Barclays PLC agreed to pay $97 million to settle claims that its former wealth-management business overcharged thousands of clients on advisory fees and mutual-fund sales charges, the Securities and Exchange Commission said Wednesday.
The SEC said that between 2010 and 2015, the Barclays unit improperly collected fees from clients for services it didn't perform. The business, which Barclays has since sold, failed to oversee third-party managers who invested client money elsewhere but still charged customers for monitoring the performance, the SEC said.
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The agency also said the company recommended more expensive share classes to retirement-plan participants when cheaper share classes were available.
Barclays, based in London, agreed to pay the penalty without admitting or denying wrongdoing. A spokesman for the bank declined to comment.
Barclays will pay $93.5 million, including $13.8 million in interest and a $30 million penalty, to a fund that will return money to harmed clients. The company will also directly refund $3.5 million to certain advisory and brokerage clients.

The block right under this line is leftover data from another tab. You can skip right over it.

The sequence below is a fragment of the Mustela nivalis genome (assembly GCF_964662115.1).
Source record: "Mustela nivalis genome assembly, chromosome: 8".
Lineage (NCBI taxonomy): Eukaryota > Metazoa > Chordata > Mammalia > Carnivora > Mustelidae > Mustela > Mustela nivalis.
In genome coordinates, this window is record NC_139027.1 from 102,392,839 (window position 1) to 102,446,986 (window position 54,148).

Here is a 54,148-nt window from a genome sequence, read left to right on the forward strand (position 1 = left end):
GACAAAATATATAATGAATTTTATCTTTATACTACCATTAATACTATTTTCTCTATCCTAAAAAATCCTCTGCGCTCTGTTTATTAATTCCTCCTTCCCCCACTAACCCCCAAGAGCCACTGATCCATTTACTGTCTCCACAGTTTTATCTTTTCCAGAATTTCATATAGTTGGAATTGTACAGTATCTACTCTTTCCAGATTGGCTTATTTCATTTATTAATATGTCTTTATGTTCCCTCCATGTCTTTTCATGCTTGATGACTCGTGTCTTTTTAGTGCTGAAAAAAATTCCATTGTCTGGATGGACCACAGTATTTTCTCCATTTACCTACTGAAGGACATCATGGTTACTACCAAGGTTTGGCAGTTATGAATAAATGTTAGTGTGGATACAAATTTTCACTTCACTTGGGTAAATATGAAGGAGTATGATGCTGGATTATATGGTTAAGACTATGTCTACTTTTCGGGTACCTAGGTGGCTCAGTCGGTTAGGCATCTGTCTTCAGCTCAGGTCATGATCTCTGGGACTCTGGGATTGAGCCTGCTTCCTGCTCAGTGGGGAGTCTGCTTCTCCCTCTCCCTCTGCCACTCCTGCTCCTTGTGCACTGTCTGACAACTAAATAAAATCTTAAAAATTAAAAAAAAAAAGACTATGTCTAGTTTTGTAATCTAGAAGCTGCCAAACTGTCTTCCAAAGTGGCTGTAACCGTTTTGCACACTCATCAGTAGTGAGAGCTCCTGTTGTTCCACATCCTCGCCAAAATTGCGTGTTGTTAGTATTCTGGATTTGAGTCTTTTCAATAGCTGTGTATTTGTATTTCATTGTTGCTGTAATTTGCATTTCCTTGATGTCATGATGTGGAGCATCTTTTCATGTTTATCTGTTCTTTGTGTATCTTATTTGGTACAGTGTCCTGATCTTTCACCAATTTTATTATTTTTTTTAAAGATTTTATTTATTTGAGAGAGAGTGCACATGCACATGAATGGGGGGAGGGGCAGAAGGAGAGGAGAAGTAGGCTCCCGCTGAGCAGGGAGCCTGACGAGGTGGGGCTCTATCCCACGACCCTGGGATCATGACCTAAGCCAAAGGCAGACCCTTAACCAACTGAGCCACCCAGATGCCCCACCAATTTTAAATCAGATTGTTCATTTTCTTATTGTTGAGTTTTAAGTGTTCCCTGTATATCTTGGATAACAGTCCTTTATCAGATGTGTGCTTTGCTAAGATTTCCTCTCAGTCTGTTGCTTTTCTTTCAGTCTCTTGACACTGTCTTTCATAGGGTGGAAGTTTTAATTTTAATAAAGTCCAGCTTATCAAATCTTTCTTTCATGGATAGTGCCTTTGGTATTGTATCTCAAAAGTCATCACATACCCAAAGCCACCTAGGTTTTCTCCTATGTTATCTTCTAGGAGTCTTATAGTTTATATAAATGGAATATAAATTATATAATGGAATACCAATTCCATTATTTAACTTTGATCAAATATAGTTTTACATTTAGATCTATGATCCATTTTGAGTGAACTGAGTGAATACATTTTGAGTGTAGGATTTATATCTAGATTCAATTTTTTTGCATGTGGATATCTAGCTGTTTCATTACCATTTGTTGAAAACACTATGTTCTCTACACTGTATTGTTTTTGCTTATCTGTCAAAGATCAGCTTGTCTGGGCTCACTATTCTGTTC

"Barclays failed to ensure that clients were receiving the services they were paying for," said C. Dabney O'Riordan, co-chief of the SEC enforcement division's asset-management unit. "Each set of clients who were harmed are being refunded through the settlement."
In 2015, Barclays agreed to sell its U.S. wealth and investment management unit to Stifel Financial Corp.
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(END) Dow Jones Newswires
May 10, 2017 17:03 ET (21:03 GMT)